HATTIESBURG - KaRensa
Polk signed up for the Army ROTC at The University of Southern Mississippi
with the promise of joining an "Army of One."
Contrary to the popular recruiting slogan, Polk actually
joined a family of many.
Commissioned as a second lieutenant Monday, Polk,
22, became the fourth sibling in her family to enlist in the United
States Army. With her accomplishment, the first female ROTC commander
at Southern Miss this century fulfilled an important goal.
"I've wanted to be a soldier for a long time,
just like my brothers and sister," said Polk, a Wayne County
High School product who got her start in the JROTC program there.
"This is a dream come true for me."
After graduation, Polk, a software engineering major,
will spend several months at Fort Lee in Virginia, where she will
undergo initial officer basic training. After that, she will be
stationed at Fort Campbell in Kentucky.
While serving as company commander at Southern Miss,
Polk was responsible for the training, welfare, accountability and
discipline of 87 cadets. She also supervised an executive officer,
first sergeant, training sergeant, supply sergeant and two platoon
While in college, Polk served as the president of
Scabbard and Blade, the ROTC's honor society. She was the recipient
of the American Legion Military Excellence Award and was recognized
for her academic achievement by the Daughters of the American Colonists.
Lt. Col. Kevin Dougherty, a professor of military
science at Southern Miss who taught Polk, described her as "the
"She is always organized, motivated, selfless,
dependable and on task," Dougherty said. "On top of all
that, she is about as pleasant and positive as they come. There
are a lot of people who get things done and a lot who are nice to
be around, but few who are both. KaRensa is one of those few."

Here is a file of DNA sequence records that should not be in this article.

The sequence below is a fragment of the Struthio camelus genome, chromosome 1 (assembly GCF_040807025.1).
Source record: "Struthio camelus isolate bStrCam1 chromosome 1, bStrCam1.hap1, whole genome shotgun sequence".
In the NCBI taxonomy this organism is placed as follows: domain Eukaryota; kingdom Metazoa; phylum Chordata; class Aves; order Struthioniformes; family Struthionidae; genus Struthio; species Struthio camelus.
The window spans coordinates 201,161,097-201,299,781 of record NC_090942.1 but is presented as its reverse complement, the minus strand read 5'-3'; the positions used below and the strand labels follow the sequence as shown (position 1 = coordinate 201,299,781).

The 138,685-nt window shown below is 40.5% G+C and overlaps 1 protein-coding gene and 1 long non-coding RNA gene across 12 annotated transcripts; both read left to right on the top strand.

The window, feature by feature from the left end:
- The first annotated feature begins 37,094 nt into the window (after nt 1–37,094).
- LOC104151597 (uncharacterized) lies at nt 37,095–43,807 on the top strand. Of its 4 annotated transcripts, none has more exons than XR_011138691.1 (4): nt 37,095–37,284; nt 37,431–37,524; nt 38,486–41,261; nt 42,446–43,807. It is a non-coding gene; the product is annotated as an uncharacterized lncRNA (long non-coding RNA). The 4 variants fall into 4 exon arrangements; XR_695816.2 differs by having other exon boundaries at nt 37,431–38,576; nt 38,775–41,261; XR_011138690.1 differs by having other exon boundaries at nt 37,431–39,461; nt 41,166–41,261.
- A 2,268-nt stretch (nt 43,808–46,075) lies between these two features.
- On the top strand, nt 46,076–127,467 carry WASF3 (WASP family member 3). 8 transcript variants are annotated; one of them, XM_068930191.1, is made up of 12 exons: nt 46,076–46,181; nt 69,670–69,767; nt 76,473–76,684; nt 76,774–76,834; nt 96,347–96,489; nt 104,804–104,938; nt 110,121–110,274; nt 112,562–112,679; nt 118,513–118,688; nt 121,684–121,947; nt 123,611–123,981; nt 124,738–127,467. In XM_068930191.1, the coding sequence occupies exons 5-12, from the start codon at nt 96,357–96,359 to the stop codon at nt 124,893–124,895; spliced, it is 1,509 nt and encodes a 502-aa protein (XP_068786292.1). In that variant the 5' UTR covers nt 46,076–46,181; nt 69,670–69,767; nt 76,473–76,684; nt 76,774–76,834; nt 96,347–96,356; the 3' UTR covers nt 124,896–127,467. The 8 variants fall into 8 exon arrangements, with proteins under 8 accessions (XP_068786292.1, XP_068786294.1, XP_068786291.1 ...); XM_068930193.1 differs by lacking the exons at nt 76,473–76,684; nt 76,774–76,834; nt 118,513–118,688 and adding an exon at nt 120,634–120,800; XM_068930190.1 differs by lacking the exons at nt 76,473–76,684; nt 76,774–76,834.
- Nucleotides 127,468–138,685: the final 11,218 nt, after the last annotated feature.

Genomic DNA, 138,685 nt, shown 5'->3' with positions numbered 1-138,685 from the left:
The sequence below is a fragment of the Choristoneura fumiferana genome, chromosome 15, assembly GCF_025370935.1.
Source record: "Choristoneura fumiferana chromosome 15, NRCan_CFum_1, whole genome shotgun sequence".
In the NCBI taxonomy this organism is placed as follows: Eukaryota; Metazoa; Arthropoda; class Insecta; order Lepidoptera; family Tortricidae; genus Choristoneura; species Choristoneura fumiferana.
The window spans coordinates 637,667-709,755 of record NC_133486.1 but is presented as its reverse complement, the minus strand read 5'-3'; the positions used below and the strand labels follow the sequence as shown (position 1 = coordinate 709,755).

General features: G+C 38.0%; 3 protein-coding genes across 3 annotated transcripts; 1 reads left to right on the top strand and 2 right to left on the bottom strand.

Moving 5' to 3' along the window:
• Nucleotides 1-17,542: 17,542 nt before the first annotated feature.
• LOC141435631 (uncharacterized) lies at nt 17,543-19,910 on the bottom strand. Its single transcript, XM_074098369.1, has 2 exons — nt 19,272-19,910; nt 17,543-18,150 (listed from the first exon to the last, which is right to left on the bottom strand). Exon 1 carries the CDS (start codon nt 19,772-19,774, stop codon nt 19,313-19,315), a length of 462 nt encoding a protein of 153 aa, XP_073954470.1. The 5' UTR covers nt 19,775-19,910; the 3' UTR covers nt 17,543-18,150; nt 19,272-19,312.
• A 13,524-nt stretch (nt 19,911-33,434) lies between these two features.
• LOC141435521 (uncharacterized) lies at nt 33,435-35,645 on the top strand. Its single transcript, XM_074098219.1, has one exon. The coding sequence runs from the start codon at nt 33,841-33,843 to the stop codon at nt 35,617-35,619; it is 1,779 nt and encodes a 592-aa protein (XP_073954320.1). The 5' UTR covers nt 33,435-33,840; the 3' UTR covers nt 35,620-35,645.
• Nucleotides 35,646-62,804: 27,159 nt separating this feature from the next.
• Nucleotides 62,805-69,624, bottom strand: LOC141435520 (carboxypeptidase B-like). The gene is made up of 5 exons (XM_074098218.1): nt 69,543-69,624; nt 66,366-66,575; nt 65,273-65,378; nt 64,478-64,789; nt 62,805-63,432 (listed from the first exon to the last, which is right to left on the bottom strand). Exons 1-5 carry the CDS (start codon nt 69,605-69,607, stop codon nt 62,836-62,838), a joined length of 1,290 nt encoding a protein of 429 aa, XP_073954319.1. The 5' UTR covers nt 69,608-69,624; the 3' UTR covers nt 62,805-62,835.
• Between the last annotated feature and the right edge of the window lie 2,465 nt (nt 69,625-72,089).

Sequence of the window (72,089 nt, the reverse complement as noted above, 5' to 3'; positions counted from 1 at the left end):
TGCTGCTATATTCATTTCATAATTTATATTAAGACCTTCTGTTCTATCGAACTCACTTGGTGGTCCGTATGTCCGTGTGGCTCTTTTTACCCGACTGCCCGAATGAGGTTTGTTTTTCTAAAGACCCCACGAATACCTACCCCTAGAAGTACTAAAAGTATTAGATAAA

Polk said she first began considering the Army as
a career after her older sister, now a captain, joined the ROTC.
"She's very smart, a valedictorian, but not very athletic,"
Polk said. "So I figured if she could handle the physical aspect
of basic training, I could, too." Polk also has two brothers
in the Army - one a staff sergeant and the other a specialist.
She fell in love with military life while in the JROTC,
she said, and after graduating from Wayne County High School, she
continued her passion at Southern Miss, where she earned a four-year
"I think I missed only one day (of ROTC) since
being here. It's my home away from home," she said with pride.
One of the things Polk liked best about ROTC, she
said, was the camaraderie, even if it was sometimes forced.
"When you have to live in the woods with people,
it helps you learn how to work around a lot of people, different
kinds of people. Sometimes you're in a group of 100 or more, and
everyone's got to work together to achieve a mission," she
Another aspect that appealed to Polk was the possibility
of travel. "I want to move around (and visit) Egypt, Germany,
Hawaii, Alaska, Japan."
Her high school JROTC instructor, Sgt. Maj. Richard
Scott, said Polk was "one of those types of students you just
know is destined for something good."
"She had a good personality; she was very assertive
and aggressive in trying to accomplish her goals," he said.
"She was involved with the color guard, rifle team, and drill
team. The list goes on and on. She's one of those young folks you
want to clone and have around you," Scott said.